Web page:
Fable II is great, but we've already got ideas for the inevitable sequel.
Fable II is one of the best games we've played this year and rightly sits highly in the Xbox 360 hall of fame. It lets you be the hero you want to be, performing good or bad deeds, specialise in certain areas of combat and start a family. Choices in a video game have never been so important, but being the ungrateful lot that we are, we're already licking our lips in anticipation of the inevitable Fable III. Desperate for it to be the greatest game ever made (and score a perfect 10 review) we knocked our morally ambiguous heads together and came up with our Top 10: Ideas that will make Fable III a masterpiece.
Combat in Fable II is split between weapons (melee and ranged) and magic. Neither requires much skill. We know Lionhead wanted to create a game that everyone could play, but a steeper challenge and a more complex combat system would go down very nicely in Fable III. It's not essential, and we'd probably settle for a much improved targeting system, but something between the button-mashing combat of Fable II and the complexities of Ninja Gaiden would be brilliant. Some improvements to the magic casting system would also be welcome as the way you organise your spells in Falbe II is a little clunky - not being able to instantly access your most powerful spells did get a little irritating.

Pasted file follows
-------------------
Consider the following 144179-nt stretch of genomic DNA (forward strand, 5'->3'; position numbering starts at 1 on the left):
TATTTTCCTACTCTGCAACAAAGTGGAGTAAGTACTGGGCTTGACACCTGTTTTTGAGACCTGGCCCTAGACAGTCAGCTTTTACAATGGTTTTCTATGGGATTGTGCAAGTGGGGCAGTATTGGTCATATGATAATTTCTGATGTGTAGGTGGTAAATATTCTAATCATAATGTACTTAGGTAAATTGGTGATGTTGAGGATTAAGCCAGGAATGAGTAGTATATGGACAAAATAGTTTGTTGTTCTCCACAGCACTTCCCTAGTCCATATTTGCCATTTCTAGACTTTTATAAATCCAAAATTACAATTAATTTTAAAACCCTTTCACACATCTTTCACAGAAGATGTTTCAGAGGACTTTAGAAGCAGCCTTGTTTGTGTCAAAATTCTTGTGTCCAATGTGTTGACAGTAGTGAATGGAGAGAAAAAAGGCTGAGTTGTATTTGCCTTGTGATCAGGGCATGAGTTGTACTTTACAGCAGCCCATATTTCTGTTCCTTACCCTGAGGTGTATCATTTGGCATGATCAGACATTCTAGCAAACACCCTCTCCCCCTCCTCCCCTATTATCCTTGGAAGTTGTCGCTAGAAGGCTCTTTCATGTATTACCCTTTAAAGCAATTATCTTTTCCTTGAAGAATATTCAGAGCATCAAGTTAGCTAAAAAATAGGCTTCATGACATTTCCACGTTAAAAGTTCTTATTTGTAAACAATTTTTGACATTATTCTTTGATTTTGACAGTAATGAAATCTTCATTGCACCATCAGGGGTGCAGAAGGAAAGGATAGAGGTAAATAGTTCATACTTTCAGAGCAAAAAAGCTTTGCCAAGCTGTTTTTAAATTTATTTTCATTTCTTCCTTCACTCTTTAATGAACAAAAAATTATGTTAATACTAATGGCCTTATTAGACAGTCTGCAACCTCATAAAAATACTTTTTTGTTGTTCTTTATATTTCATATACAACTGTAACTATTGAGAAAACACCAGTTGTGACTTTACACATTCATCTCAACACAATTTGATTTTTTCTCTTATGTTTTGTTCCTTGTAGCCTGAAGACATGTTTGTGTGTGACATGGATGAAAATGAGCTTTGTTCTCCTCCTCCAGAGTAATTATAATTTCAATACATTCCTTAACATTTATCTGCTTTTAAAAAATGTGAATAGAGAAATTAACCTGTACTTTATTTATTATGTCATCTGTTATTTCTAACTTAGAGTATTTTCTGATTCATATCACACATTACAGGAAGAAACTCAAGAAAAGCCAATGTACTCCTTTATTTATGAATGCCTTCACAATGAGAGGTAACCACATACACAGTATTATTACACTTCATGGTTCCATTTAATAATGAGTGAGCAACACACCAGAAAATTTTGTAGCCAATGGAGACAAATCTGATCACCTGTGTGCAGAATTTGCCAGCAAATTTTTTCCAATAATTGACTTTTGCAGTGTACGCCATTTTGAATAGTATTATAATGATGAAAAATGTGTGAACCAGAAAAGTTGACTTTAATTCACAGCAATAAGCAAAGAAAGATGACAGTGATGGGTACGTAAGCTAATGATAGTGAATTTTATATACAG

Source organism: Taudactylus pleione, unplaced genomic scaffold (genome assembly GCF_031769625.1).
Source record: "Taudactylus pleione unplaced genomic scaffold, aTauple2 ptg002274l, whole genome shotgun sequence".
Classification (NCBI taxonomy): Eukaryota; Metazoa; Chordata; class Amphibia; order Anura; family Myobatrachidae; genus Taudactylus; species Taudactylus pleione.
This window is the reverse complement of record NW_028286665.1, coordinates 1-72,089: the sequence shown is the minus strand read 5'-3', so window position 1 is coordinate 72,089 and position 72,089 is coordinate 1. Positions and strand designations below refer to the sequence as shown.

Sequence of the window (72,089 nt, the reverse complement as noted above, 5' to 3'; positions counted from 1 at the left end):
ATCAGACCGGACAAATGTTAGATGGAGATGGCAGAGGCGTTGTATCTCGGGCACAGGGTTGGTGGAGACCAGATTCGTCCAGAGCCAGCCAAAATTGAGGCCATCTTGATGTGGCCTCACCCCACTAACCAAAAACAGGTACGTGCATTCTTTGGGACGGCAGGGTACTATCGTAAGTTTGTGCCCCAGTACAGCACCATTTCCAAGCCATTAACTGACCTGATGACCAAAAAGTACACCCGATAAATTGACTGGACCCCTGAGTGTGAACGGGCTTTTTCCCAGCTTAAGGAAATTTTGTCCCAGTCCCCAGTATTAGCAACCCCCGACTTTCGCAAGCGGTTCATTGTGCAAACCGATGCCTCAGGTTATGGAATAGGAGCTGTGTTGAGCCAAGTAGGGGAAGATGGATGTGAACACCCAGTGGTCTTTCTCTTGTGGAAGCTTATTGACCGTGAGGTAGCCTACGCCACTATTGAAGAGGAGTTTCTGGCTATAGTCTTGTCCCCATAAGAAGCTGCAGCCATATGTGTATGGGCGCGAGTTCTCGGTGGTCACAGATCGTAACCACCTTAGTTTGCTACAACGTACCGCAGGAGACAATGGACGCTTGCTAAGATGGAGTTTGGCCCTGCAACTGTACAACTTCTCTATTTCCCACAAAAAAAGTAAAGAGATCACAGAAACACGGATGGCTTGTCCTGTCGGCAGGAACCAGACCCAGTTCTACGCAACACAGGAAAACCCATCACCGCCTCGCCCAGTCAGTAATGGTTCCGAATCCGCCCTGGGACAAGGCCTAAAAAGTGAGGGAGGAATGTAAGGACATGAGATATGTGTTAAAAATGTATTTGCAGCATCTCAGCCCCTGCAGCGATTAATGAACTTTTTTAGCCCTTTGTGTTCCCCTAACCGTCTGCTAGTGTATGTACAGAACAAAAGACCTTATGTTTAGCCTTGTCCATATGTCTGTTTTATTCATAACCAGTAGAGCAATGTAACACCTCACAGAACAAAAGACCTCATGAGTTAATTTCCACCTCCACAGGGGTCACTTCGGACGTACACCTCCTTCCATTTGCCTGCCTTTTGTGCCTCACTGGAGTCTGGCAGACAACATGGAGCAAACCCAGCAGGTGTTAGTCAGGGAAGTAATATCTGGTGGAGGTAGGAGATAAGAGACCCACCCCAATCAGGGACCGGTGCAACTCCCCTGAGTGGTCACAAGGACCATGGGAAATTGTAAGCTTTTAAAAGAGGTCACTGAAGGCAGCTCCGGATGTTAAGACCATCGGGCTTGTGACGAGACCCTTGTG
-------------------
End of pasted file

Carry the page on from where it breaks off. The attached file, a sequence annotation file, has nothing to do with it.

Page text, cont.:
9. No loading
This is something we got used to in Fable II, but the loading screens are annoyingly long and too frequent. In Fable II when you walk to the edge of an area you're then teleported to a new area and told how long it would have taken if you were to do the job on foot, which isn't an option. They're basically separate levels - there's no open world walking here, and there's no sense that you've actually travelled there. One area might well look completely different to the next, but you don't get to see how the landscape and environment gradually changes. We're incredibly picky, so we still want the incredibly useful quick travelling, but being able to freely wander about without a loading screen popping up would give Fable III a grander sense of scale. Basically, we want places to be linked by real land we can actually travel through.